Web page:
The limited water, however, results in one particular bonus. For once, the constraints of military life are cast aside and shaving is not required. Gleefully unhampered by rules, not to mention wives and girlfriends, the men grow beards – the bushier the better.

While women do serve in frontline bases, camps like this remain male-dominated places. Life may be basic in the extreme, but for some it provides a rare opportunity to savour a semi-feral existence. The rules and regulations that govern FOB Delhi are there to safeguard life and limb. There is no appetite for petty regulations.

Inside the camp, the men only have to wear the hot, heavy body armour – their blood type clearly visible in case of injury – when taking their turns manning the observation posts, or during an attack. But as they return from patrols, like heavily laden turtles, sweating under the oppressive burden, they strip the armour and helmet with relish. Soldiers – who in other camps would be berated for failing to wear their berets – wander about in shorts and flip-flops. The dress code is strictly casual.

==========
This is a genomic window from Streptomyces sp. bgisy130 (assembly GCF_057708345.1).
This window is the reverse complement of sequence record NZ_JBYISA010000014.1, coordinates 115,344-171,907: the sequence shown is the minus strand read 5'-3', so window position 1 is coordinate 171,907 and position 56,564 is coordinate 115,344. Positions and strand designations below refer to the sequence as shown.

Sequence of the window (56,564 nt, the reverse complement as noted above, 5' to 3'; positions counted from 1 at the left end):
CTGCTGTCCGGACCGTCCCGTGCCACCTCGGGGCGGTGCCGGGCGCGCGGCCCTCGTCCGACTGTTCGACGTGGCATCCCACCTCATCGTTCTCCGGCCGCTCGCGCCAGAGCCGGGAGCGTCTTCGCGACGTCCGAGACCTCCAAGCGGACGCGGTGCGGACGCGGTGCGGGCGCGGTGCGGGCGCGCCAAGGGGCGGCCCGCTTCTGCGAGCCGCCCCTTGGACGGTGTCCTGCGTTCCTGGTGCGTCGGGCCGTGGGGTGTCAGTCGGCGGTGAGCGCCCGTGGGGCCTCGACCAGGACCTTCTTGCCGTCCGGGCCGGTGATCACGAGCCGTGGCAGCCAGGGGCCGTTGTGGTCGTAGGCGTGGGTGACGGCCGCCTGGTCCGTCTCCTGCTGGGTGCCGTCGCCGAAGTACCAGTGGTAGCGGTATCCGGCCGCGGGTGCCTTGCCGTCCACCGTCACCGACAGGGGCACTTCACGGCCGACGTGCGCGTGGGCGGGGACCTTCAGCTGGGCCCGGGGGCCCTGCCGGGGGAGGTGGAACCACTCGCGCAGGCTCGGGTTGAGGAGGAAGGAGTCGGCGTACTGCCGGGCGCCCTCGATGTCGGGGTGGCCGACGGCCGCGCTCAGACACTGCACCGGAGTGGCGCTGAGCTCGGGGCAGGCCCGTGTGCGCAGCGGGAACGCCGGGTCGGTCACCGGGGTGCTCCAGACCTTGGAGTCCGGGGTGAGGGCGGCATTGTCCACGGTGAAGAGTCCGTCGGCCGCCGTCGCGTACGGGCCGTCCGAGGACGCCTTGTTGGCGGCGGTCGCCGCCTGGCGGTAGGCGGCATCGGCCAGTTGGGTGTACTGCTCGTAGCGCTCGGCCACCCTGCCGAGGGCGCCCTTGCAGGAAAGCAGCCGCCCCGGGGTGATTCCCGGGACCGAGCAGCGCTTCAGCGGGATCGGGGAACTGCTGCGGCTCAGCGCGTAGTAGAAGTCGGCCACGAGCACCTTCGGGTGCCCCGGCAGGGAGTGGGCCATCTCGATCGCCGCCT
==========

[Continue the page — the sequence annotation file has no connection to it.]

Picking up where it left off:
Within its walls, FOB Delhi is a small slice of Britain. Around it, however, is some of the most hostile territory in Afghanistan. With a little imagination, one can just about picture the bustling bazaar that used to surround the camp. A small minaret, belonging to what once must have been a mosque, is encircled by the remains of little shop fronts. They are empty now, their occupants having long deserted this lethal patch of land near the Helmand river. As often as twice daily, FOB Delhi is targeted by small-arms fire, rocket-propelled grenades or mortars. Each offensive is ferociously rebutted.